Three takes ComReg to court over plans to cap radio spectrum purchase

Mobile operator’s move described as ‘deeply cynical’ and will delay awarding of spectrum

Three Ireland has initiated court action against the communications regulator ComReg over new licences for radio spectrum, which allows operators to roll out additional services, such as 5G.

The company is unhappy with plans by the regulator to impose caps on how much spectrum individual operators can purchase, in a move to rebalance competition in the market. Three currently has more spectrum than other operators following its €850 million acquisition of O2 from Telefónica in 2014.

The operator claims the format ComReg has decided on is unfair as it places the company at a significant disadvantage to rivals including Vodafone and Eir of between €20 million and €40 million.

However, Three's move has been deemed as "extremely cynical" by other operators who note that its sister company Three UK took the British regulator Ofcom to court in 2017 arguing for the exact opposite measure. It said at the time that a failure to impose limits on spectrum would allow rivals BT, EE and Vodafone to increase their dominance of the local market.


The regulator meanwhile has said it will oppose the legal challenge by Three Ireland “in full”.


Three Ireland lodged its action against the auction process format and rules last week and this is listed to commence on Monday next.

“Three regrets having to resort to this process and at all times seeks to engage in constructive dialogue with ComReg with a view to addressing our legitimate concerns while enabling ComReg to meet its statutory objectives,” the company said.

Under competition conditions imposed by the European Commission to allow Three Ireland's acquisition of O2 to proceed in 2014, the operator agreed to provide network capacity and mobile virtual network operator (MVNO) services to allow more companies to offer mobile services by piggybacking on Three's network. However, that move is largely seen as a failure in terms of rebalancing the market.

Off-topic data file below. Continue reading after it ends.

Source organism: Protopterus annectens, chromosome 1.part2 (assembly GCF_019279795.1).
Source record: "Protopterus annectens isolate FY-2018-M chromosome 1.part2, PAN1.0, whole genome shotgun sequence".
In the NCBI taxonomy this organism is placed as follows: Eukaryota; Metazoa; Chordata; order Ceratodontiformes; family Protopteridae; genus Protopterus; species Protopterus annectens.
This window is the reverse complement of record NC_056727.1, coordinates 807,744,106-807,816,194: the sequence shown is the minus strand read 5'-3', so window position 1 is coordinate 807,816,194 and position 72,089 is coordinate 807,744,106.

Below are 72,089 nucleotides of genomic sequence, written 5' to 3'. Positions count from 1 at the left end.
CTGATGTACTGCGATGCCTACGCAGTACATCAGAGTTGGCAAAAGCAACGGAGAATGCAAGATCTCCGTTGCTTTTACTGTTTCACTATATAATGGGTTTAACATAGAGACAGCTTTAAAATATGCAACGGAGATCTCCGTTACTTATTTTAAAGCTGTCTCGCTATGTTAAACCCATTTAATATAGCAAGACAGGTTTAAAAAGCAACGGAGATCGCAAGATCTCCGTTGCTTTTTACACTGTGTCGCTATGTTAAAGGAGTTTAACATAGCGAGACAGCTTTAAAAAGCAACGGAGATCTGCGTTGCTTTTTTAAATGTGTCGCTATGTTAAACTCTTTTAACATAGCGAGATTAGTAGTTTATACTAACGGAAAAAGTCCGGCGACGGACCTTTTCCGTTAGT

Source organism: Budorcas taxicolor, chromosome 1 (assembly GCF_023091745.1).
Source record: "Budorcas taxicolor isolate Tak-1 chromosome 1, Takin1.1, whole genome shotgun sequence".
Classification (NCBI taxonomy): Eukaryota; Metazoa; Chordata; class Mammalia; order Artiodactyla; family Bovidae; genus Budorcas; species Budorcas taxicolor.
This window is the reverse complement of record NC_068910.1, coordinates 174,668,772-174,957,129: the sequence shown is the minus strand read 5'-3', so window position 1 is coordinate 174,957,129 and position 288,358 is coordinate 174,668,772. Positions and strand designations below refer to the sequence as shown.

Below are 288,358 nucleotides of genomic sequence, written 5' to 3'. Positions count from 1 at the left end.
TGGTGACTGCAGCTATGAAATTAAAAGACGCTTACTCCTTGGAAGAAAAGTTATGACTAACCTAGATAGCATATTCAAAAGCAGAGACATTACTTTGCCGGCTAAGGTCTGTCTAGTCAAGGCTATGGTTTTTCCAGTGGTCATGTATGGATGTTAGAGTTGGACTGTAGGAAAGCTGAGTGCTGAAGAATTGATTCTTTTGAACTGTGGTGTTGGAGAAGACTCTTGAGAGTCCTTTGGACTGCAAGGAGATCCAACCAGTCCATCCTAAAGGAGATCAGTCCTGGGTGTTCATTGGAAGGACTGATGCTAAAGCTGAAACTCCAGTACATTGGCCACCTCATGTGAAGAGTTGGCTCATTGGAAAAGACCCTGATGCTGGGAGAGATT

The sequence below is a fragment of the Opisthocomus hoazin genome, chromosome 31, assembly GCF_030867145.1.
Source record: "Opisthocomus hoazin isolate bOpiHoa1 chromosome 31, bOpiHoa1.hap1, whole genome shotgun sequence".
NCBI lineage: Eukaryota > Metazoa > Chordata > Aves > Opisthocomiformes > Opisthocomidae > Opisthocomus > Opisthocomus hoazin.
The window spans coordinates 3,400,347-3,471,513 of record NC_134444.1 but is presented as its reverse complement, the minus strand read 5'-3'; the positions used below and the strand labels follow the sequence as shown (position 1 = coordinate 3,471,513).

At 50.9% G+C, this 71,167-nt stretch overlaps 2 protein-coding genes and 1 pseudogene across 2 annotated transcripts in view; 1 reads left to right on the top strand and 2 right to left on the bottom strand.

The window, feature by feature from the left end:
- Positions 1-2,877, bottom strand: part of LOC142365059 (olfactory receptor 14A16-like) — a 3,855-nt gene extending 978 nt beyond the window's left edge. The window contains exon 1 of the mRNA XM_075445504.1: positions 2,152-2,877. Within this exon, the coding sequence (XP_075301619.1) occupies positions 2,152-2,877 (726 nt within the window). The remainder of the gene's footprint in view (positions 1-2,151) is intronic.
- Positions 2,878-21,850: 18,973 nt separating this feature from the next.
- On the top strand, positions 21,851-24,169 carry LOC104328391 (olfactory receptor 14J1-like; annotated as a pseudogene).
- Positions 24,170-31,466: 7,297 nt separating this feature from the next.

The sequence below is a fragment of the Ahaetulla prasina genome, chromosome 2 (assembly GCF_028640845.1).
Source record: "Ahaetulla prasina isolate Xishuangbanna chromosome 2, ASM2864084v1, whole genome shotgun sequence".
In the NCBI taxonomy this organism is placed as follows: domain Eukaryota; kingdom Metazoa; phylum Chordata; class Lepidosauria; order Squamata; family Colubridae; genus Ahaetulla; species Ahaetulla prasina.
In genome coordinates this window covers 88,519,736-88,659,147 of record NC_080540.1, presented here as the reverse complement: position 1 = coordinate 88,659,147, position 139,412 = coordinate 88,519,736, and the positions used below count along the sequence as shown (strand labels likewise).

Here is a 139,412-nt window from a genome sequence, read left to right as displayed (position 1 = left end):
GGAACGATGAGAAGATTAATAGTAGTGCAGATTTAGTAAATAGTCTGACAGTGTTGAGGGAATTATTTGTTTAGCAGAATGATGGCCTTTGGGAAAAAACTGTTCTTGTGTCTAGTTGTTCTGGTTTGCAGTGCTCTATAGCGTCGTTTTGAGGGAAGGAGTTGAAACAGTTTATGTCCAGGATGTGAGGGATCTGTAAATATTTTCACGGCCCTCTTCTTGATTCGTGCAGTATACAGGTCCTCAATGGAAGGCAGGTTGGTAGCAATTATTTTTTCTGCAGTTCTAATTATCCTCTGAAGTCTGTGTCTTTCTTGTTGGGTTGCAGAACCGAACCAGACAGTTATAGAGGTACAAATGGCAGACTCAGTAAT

Three has claimed it has put forward a range of constructive proposals to allow ComReg to achieve its goal of maintaining a fair auction process. This includes offering to sign a legally binding agreement that if it buys spectrum that would bring it in excess of the regulator’s cap, it would dispose of its previous lot to level the playing field.

It has also said it would be happy to oblige with spectrum caps if it were run on similar grounds to the Ofcom auction that ran in Britain in 2017.

Into consideration

In consultation documents, the regulator has dismissed Three’s claims that it is at a disadvantage in the auction process and stated that it is not unfair to take the amount of spectrum the operator already has into consideration.

ComReg announced plans to hold an auction to assign long-term rights of use for 20 years across four radio spectrum bands that are suitable for mobile and wireless broadband services in mid-December.

The award comprises 470 MHz of spectrum rights, which represents a 46 per cent increase in the spectrum assigned for the provision of wireless broadband services locally.

The amount and type of spectrum that operators have the rights to is seen as critical in terms of network coverage, rollout costs and so on. Moreover, some industry insiders say the legal action could set the process to award new licences back by between six and 12 months, at a time when demand for services is at an all-time high due to the Covid crisis.

The awarding of spectrum happens only occasionally and this particular auction involves critical 4G spectrum that has already been awarded in most other European markets.

Charlie Taylor

Charlie Taylor

Charlie Taylor is a former Irish Times business journalist